Why do I get severe pain in my legs after walking short distances?
Q: I am facing problems in walking. When I walk for a short distance, I get a severe pain and have to stop walking. My doctor said that it could be from smoking. I have stopped smoking for over three weeks and the gripping pain no longer pains me as much as before. I can't even walk half a block without getting tremendous pain on my left side (hip). I tried to walk it off but it gets worse. If I stand for a while, the pain decreases but as soon as I start walking the pain increases and I have to stop again. I walk as little as possible due to this. I also had restless legs for over 4-5 years. This pretty has slowed down though. I used to walk 2 miles thrice a day. But now I can't even go shopping. Please advise.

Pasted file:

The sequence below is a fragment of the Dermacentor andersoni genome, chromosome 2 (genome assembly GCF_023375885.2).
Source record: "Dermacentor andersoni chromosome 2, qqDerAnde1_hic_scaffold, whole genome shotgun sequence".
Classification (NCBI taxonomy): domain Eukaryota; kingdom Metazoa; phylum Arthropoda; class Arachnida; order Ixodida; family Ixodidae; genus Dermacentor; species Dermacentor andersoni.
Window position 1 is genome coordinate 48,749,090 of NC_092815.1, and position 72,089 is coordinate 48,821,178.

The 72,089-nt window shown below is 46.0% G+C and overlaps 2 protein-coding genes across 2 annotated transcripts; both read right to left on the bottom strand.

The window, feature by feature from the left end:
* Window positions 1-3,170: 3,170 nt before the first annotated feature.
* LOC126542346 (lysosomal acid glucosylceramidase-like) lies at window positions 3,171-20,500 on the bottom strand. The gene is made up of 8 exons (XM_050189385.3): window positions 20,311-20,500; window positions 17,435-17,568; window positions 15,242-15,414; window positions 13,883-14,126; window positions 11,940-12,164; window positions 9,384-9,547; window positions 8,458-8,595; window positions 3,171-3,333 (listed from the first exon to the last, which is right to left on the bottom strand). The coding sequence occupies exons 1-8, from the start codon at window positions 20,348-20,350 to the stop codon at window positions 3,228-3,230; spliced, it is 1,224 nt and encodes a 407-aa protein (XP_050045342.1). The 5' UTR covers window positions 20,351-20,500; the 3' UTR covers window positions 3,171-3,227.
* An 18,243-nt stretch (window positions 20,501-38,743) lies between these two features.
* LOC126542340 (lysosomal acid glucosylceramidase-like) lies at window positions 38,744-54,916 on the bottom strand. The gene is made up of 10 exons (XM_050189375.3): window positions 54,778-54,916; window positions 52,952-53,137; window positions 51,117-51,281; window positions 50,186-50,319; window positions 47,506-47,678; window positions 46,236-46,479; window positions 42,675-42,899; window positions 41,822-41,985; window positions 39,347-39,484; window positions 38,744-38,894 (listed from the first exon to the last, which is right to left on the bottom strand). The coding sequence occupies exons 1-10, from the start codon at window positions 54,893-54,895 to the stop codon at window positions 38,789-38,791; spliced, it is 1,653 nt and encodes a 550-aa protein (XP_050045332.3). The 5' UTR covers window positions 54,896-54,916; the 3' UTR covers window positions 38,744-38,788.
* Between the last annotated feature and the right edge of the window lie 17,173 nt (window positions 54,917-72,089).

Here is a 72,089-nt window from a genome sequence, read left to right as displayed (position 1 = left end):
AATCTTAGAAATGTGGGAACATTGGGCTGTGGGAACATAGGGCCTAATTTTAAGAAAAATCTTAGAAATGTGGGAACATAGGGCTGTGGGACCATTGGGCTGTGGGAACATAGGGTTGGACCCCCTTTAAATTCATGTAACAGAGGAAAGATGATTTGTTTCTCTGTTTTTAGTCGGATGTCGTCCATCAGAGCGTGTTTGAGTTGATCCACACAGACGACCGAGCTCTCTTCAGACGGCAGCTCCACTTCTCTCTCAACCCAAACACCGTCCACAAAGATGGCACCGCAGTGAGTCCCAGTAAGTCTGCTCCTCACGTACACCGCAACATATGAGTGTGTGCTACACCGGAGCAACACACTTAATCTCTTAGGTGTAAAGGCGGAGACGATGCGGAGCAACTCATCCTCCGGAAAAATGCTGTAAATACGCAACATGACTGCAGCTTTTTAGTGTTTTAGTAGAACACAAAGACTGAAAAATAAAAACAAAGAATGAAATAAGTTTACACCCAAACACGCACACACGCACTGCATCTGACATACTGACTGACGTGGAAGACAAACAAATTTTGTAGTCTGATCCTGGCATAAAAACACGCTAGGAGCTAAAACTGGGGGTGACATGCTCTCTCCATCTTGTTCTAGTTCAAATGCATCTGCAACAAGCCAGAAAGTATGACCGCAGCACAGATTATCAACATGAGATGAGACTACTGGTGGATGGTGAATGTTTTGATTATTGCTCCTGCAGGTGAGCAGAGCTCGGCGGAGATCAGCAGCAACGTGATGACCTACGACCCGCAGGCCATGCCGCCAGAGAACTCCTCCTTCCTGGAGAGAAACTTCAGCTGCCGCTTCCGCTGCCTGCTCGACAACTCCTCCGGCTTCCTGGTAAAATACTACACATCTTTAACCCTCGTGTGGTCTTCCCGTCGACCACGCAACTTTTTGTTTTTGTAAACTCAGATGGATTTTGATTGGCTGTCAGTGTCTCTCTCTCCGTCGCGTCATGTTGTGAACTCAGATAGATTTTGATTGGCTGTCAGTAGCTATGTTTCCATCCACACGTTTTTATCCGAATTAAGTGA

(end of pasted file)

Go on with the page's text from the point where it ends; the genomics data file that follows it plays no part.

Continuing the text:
A:Your symptom in medical terms is called claudication. However, this could be because of either decreased blood supply to the calf muscles resulting from occlusion of blood vessels (common in smokers) or as a result of narrowing of spinal canal (what is called spinal canal stenosis). The first condition is called vascular claudication and the second is called neurogenic claudication. Clinical examination can differentiate between the two. In vascular claudication, peripheral pulses on the feet would be weaker or absent and test for narrowing of blood vessels using an ultrasound Doppler would show the abnormality. In neurogenic claudication there is no difference in peripheral pulses and Doppler would be normal. However, patient will have difficulty in walking and may at times present with what is called as stoop after walking for about 10 minutes. This is because the patient has relief of pain in bending forward, therefore, to avoid on set of pain these patients stoop. It is also been seen that patients with neurogenic claudication are able to bicycle comfortably while they cannot walk. On the other hand, patients with vascular claudication can neither bicycle nor walk. In neurogenic claudication, what is required is an MRI of the back (spine) with measurement of spinal canal diameters. Treatment will depend on the final diagnosis.